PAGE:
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Brainstem Injuries From A Stroke May Lead To Sleep Apnea

Brainstem Injuries From A Stroke May Lead To Sleep Apnea

New research is strengthening the link between sleep apnea and stroke-related injuries. People who have had their brainstems affected by a stroke are more likely to develop sleep apnea, compared to those who have a stroke which affected another area of the brain.

The study included 355 ischemic stroke patients, average age 65, of which 55% were men. The participants were chosen from their enrollment in the Brain Attack Surveillance in Corpus Christi Project.  They had been screened for sleep apnea 13 days after their stroke and given a portable respiratory monitor. CT and MRIs were also used to determine if their brainstems were affected by their stroke.

11% of the stroke patients were discovered to have had their brainstem affected, with 84% of those patients having sleep apnea. Among the patients who experienced no brainstem involvement during their stroke, 59% had sleep apnea.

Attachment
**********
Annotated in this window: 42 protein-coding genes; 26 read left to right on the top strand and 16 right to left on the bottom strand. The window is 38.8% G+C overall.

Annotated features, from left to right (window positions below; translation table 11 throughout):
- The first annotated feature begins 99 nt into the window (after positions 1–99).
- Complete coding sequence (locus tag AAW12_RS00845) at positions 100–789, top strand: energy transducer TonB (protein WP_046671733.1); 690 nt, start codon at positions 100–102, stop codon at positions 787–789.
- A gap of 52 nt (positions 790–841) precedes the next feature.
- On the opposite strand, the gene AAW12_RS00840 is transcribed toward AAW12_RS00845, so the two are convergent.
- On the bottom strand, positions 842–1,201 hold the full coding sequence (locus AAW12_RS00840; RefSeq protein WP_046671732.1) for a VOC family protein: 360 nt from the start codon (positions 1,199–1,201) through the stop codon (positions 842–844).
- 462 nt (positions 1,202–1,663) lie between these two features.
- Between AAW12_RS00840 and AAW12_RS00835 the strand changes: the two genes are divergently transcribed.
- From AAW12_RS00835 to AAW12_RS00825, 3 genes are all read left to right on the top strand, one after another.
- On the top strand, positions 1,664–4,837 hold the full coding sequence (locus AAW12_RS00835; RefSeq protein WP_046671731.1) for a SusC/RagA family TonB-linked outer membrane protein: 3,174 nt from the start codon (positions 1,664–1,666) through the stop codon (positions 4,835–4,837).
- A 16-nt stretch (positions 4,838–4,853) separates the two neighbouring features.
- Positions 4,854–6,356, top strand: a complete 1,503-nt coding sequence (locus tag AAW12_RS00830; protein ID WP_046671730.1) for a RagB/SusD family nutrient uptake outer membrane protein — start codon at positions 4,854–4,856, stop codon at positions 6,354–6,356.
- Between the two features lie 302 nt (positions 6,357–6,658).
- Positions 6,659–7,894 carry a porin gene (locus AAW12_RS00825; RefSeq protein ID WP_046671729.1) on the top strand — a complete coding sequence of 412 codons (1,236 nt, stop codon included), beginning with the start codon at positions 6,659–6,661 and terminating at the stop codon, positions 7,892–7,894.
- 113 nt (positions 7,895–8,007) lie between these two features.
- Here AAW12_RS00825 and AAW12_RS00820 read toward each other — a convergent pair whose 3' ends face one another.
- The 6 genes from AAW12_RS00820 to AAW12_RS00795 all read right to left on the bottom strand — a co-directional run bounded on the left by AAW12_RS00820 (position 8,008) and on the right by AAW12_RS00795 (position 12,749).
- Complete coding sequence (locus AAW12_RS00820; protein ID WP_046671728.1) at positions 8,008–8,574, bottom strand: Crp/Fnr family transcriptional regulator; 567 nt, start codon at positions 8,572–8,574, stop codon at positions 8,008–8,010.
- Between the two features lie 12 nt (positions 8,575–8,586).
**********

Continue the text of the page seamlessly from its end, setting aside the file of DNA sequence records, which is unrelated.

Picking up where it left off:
More research is being conducted to better understand the relationship between sleep apnea and stroke. In the future, more patients may be screened for sleep apnea.

If you suspect that you have sleep apnea it is important to speak with a licensed physician today. Previous studies indicate that sleep apnea increases the risk of stroke, diabetes, cancer and early death. Sleep better while protecting your health with recommended treatment from your doctor, that’s definitely a win!

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